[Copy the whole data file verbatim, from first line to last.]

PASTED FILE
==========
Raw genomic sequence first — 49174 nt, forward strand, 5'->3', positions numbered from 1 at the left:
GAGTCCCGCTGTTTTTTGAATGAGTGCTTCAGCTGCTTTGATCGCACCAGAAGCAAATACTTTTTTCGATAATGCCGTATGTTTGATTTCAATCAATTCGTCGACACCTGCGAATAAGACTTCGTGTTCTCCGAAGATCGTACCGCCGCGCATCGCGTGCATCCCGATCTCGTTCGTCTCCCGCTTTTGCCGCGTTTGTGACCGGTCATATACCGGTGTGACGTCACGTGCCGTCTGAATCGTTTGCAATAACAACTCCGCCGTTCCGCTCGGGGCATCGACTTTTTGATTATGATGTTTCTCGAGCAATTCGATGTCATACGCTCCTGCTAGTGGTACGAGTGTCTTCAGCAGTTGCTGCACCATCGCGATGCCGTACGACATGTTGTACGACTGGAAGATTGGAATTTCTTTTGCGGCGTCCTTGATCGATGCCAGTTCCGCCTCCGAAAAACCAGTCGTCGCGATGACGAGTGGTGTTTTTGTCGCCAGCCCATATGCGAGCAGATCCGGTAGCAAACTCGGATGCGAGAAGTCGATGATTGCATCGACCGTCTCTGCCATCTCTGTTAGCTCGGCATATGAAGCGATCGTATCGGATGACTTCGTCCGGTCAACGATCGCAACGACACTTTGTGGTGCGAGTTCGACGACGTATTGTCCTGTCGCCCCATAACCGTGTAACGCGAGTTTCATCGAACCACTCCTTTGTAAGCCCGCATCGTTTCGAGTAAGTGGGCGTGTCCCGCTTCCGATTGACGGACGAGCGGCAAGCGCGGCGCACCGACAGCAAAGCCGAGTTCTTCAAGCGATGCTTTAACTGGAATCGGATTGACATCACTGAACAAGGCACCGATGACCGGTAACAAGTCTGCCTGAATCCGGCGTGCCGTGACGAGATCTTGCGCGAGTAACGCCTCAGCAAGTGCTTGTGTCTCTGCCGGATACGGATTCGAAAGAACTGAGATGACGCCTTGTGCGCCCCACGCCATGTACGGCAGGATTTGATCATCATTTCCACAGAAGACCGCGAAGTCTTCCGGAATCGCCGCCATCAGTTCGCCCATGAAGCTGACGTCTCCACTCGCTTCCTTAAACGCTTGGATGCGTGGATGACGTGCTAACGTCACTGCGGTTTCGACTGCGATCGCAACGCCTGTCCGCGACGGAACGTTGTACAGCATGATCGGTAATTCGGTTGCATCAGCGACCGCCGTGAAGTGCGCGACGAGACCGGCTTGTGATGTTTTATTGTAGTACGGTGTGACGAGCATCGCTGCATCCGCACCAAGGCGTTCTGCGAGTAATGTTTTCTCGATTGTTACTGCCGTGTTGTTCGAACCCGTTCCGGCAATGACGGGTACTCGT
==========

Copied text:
Raw genomic sequence first — 49174 nt, forward strand, 5'->3', positions numbered from 1 at the left:
GAGTCCCGCTGTTTTTTGAATGAGTGCTTCAGCTGCTTTGATCGCACCAGAAGCAAATACTTTTTTCGATAATGCCGTATGTTTGATTTCAATCAATTCGTCGACACCTGCGAATAAGACTTCGTGTTCTCCGAAGATCGTACCGCCGCGCATCGCGTGCATCCCGATCTCGTTCGTCTCCCGCTTTTGCCGCGTTTGTGACCGGTCATATACCGGTGTGACGTCACGTGCCGTCTGAATCGTTTGCAATAACAACTCCGCCGTTCCGCTCGGGGCATCGACTTTTTGATTATGATGTTTCTCGAGCAATTCGATGTCATACGCTCCTGCTAGTGGTACGAGTGTCTTCAGCAGTTGCTGCACCATCGCGATGCCGTACGACATGTTGTACGACTGGAAGATTGGAATTTCTTTTGCGGCGTCCTTGATCGATGCCAGTTCCGCCTCCGAAAAACCAGTCGTCGCGATGACGAGTGGTGTTTTTGTCGCCAGCCCATATGCGAGCAGATCCGGTAGCAAACTCGGATGCGAGAAGTCGATGATTGCATCGACCGTCTCTGCCATCTCTGTTAGCTCGGCATATGAAGCGATCGTATCGGATGACTTCGTCCGGTCAACGATCGCAACGACACTTTGTGGTGCGAGTTCGACGACGTATTGTCCTGTCGCCCCATAACCGTGTAACGCGAGTTTCATCGAACCACTCCTTTGTAAGCCCGCATCGTTTCGAGTAAGTGGGCGTGTCCCGCTTCCGATTGACGGACGAGCGGCAAGCGCGGCGCACCGACAGCAAAGCCGAGTTCTTCAAGCGATGCTTTAACTGGAATCGGATTGACATCACTGAACAAGGCACCGATGACCGGTAACAAGTCTGCCTGAATCCGGCGTGCCGTGACGAGATCTTGCGCGAGTAACGCCTCAGCAAGTGCTTGTGTCTCTGCCGGATACGGATTCGAAAGAACTGAGATGACGCCTTGTGCGCCCCACGCCATGTACGGCAGGATTTGATCATCATTTCCACAGAAGACCGCGAAGTCTTCCGGAATCGCCGCCATCAGTTCGCCCATGAAGCTGACGTCTCCACTCGCTTCCTTAAACGCTTGGATGCGTGGATGACGTGCTAACGTCACTGCGGTTTCGACTGCGATCGCAACGCCTGTCCGCGACGGAACGTTGTACAGCATGATCGGTAATTCGGTTGCATCAGCGACCGCCGTGAAGTGCGCGACGAGACCGGCTTGTGATGTTTTATTGTAGTACGGTGTGACGAGCATCGCTGCATCCGCACCAAGGCGTTCTGCGAGTAATGTTTTCTCGATTGTTACTGCCGTGTTGTTCGAACCCGTTCCGGCAATGACGGGTACTCGT